Physiome logo
Open Access
Reproducible Model
Review

Published: 2020-08-27
Last edited: 2020-08-27




The Boron & De Weer Model of Intracellular pH Regulation

Occhipinti, R. ORCID logo , Safaei, S. ORCID logo , Hunter, P. J. ORCID logo , Boron, W. F. ORCID logo

  View publication

To cite this Physiome article, cite the whole collection at the DOI: 10.36903/physiome.12871022, and the Primary Publication at the DOI: https://doi.org/10.1085/jgp.67.1.91.

All Physiome articles are published as a collection containing the manuscript as a pdf file and the model implementation as an omex file (which can be opened with any standard type of zip reader).


Primary Publication: Intracellular pH transients in squid giant axons caused by CO2, NH3, and metabolic inhibitors. 1976, Boron, W. F. and De Weer, P.

Abstract: The classic Boron & De Weer (1976) paper provided the first evidence of active regulation of pH} in cells by an energy-dependent acid-base transporter. These authors also developed a quantitative model --- comprising passive fluxes of acid-base equivalents across the cell membrane, intracellular reactions, and an active transport mechanism in the cell membrane (modelled as a proton pump) --- to help interpret their measurements of intracellular pH under perturbations of both extracellular CO2/HCO3- and extracellular NH3/NH4+. This Physiome paper seeks to make that model, and the experimental conditions under which it was developed, available in a reproducible and well-documented form, along with a software implementation that makes the model easy to use and understand. We have also taken the opportunity to update some of the units used in the original paper, and to provide a few parameter values that were missing in the original paper. Finally, we provide an historical background to the Boron & De Weer (1976) proposal for active pH regulation and a commentary on subsequent work that has enriched our understanding of this most basic aspect of cellular physiology.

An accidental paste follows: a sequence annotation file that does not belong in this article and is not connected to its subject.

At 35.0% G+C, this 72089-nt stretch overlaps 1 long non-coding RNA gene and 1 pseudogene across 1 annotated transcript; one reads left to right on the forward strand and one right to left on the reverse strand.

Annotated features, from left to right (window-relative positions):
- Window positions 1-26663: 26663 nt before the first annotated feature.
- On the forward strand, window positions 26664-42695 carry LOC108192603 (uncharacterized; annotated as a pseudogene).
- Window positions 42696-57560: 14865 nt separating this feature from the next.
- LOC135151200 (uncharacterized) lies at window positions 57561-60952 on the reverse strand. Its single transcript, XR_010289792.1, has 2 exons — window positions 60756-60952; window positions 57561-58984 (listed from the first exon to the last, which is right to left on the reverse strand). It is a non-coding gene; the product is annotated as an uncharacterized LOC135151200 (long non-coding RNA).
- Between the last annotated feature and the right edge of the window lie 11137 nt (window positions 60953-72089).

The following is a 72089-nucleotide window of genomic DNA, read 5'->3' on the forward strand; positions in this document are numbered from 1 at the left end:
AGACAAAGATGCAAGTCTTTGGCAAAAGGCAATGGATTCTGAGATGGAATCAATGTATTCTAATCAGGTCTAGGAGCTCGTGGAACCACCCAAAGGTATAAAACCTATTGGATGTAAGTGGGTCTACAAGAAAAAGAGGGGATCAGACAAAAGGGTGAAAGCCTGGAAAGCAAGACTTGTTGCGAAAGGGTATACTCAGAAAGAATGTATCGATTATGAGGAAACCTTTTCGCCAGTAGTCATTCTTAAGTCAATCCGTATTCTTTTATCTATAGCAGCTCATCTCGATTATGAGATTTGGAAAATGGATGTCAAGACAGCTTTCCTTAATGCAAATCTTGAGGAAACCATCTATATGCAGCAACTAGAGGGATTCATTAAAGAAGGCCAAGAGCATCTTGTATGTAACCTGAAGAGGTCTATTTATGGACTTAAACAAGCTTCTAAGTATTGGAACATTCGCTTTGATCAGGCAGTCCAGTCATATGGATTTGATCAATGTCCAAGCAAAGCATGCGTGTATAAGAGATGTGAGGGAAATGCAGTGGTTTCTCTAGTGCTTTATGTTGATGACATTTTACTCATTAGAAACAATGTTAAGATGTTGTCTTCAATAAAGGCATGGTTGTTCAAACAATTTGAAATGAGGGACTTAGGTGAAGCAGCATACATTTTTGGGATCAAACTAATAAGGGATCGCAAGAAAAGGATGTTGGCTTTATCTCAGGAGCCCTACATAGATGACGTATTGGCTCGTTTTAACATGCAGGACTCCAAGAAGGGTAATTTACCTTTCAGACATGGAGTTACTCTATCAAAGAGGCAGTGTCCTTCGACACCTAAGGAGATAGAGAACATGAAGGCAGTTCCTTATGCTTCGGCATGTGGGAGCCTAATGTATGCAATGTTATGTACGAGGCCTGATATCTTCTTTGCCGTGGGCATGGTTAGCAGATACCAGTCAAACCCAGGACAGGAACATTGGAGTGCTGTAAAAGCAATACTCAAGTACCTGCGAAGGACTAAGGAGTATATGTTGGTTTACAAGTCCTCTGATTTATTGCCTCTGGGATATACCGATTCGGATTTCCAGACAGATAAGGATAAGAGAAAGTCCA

Is there something wrong with this publication? Contact our curators.